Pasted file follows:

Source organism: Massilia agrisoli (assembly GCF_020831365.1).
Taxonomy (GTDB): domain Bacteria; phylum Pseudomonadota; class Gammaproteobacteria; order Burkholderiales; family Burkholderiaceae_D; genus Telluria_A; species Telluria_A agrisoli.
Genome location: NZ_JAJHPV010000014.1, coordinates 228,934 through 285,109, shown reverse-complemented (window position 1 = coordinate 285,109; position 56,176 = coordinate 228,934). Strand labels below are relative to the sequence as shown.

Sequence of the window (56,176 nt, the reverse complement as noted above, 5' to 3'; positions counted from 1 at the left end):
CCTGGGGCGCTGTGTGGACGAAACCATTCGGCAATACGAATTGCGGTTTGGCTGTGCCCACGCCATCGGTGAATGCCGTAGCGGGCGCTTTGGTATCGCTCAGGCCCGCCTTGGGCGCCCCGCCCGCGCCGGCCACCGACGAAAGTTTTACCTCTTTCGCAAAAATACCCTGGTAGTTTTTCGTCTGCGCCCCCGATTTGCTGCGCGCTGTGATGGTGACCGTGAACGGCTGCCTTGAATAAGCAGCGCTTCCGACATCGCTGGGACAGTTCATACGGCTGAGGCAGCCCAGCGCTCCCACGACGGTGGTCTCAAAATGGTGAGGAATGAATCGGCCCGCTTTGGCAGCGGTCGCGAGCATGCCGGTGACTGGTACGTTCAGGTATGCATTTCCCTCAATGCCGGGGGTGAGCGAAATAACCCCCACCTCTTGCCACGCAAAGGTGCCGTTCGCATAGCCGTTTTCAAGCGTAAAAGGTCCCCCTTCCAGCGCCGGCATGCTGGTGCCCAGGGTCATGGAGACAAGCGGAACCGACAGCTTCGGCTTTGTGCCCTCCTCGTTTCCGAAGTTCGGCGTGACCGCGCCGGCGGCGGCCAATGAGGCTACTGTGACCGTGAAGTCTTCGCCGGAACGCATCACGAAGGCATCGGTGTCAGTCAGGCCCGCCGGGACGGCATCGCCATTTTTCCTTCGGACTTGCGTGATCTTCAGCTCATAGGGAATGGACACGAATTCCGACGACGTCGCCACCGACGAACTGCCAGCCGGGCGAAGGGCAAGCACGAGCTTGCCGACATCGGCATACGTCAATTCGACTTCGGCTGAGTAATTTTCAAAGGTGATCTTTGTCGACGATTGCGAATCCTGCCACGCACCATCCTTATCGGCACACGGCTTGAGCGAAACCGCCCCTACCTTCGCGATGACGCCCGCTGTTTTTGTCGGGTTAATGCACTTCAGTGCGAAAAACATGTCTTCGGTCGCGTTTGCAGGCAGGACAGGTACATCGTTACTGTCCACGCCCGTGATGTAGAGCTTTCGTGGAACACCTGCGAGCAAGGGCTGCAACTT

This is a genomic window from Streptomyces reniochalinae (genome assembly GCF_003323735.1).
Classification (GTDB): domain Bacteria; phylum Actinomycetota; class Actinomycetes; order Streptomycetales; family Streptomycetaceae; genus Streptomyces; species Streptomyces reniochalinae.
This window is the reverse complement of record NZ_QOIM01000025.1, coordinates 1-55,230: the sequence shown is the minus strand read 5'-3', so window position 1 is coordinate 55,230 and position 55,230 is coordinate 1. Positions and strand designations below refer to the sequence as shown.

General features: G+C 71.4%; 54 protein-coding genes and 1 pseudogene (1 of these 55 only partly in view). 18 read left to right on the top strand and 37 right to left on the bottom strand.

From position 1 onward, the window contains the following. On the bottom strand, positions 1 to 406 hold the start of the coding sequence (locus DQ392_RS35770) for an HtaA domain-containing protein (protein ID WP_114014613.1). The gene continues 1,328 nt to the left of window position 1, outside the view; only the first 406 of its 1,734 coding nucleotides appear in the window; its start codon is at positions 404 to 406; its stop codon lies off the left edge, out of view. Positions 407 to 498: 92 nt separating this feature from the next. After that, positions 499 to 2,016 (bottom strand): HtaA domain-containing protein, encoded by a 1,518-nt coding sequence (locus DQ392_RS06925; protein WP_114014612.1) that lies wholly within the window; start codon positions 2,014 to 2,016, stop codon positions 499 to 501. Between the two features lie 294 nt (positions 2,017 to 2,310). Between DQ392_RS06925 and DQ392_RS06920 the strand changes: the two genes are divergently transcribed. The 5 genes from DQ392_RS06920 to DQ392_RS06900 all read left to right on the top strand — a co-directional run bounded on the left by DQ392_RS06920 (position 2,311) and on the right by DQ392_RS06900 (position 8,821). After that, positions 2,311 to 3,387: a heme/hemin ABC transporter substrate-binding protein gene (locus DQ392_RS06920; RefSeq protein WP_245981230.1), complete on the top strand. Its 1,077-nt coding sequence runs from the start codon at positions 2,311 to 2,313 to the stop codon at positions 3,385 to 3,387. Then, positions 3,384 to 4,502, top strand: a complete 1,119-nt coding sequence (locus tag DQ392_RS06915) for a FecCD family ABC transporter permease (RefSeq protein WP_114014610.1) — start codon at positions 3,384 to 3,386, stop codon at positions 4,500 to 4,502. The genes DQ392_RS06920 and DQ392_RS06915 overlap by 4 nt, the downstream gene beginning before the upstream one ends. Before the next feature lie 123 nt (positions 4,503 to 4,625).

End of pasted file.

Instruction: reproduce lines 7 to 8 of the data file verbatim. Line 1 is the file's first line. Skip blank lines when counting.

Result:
Classification (GTDB): domain Bacteria; phylum Actinomycetota; class Actinomycetes; order Streptomycetales; family Streptomycetaceae; genus Streptomyces; species Streptomyces reniochalinae.
This window is the reverse complement of record NZ_QOIM01000025.1, coordinates 1-55,230: the sequence shown is the minus strand read 5'-3', so window position 1 is coordinate 55,230 and position 55,230 is coordinate 1. Positions and strand designations below refer to the sequence as shown.